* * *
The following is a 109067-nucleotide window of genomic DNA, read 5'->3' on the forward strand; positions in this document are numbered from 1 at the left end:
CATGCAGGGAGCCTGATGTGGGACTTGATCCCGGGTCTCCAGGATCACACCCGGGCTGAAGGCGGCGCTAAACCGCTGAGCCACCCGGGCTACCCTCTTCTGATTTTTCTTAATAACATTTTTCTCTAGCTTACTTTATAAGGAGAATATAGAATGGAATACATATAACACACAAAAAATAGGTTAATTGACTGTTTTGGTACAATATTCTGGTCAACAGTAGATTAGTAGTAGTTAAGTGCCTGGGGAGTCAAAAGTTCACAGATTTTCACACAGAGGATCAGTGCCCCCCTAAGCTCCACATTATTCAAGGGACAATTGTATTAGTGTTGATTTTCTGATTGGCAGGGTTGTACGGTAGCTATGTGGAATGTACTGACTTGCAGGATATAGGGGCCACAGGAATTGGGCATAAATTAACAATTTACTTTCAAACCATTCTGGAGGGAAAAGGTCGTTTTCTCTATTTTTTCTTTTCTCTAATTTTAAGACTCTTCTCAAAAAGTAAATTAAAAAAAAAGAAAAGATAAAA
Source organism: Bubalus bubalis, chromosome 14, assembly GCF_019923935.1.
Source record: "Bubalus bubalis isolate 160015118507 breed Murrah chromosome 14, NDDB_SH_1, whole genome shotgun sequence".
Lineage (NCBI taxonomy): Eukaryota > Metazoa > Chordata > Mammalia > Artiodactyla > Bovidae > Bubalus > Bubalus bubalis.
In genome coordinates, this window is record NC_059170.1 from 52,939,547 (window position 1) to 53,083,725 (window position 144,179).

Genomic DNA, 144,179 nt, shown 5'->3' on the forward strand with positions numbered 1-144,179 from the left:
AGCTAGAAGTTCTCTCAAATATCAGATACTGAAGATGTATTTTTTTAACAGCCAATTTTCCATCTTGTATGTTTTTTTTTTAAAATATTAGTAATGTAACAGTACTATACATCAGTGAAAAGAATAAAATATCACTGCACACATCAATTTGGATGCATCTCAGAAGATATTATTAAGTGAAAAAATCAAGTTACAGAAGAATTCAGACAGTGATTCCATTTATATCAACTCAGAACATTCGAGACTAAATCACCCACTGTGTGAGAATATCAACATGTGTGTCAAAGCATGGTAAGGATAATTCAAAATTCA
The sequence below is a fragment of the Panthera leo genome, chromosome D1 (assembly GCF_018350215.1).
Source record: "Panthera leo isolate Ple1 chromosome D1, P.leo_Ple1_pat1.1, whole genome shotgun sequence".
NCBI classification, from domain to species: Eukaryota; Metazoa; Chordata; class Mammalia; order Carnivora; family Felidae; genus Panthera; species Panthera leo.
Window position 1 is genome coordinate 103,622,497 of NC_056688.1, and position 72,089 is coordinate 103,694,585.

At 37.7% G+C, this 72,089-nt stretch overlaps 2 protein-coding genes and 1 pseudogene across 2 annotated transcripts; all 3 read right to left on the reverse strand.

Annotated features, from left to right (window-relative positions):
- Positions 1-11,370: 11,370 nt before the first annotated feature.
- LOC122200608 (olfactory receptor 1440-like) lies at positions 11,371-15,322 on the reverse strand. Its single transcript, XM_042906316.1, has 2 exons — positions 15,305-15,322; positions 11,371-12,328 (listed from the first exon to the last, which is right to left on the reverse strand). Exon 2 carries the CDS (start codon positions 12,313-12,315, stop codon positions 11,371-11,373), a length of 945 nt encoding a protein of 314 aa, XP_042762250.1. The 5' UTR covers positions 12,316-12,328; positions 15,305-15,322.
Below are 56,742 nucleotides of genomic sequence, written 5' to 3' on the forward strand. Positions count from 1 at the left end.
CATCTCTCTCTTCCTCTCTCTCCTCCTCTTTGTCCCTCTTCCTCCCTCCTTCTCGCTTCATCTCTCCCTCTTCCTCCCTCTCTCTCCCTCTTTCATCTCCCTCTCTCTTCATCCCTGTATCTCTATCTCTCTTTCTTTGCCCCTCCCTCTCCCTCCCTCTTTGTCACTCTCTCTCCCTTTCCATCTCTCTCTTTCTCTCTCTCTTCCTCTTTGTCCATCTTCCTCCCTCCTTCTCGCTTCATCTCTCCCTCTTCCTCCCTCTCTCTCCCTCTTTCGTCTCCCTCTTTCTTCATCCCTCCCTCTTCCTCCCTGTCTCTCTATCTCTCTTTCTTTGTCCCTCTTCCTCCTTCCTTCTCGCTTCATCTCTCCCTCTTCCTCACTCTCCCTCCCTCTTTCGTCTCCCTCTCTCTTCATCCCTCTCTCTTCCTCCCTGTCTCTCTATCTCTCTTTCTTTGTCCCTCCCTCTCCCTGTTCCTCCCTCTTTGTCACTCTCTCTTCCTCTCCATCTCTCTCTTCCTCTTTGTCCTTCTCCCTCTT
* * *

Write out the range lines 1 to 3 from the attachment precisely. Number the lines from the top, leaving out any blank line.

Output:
The following is a 109067-nucleotide window of genomic DNA, read 5'->3' on the forward strand; positions in this document are numbered from 1 at the left end:
CATGCAGGGAGCCTGATGTGGGACTTGATCCCGGGTCTCCAGGATCACACCCGGGCTGAAGGCGGCGCTAAACCGCTGAGCCACCCGGGCTACCCTCTTCTGATTTTTCTTAATAACATTTTTCTCTAGCTTACTTTATAAGGAGAATATAGAATGGAATACATATAACACACAAAAAATAGGTTAATTGACTGTTTTGGTACAATATTCTGGTCAACAGTAGATTAGTAGTAGTTAAGTGCCTGGGGAGTCAAAAGTTCACAGATTTTCACACAGAGGATCAGTGCCCCCCTAAGCTCCACATTATTCAAGGGACAATTGTATTAGTGTTGATTTTCTGATTGGCAGGGTTGTACGGTAGCTATGTGGAATGTACTGACTTGCAGGATATAGGGGCCACAGGAATTGGGCATAAATTAACAATTTACTTTCAAACCATTCTGGAGGGAAAAGGTCGTTTTCTCTATTTTTTCTTTTCTCTAATTTTAAGACTCTTCTCAAAAAGTAAATTAAAAAAAAAGAAAAGATAAAA
Source organism: Bubalus bubalis, chromosome 14, assembly GCF_019923935.1.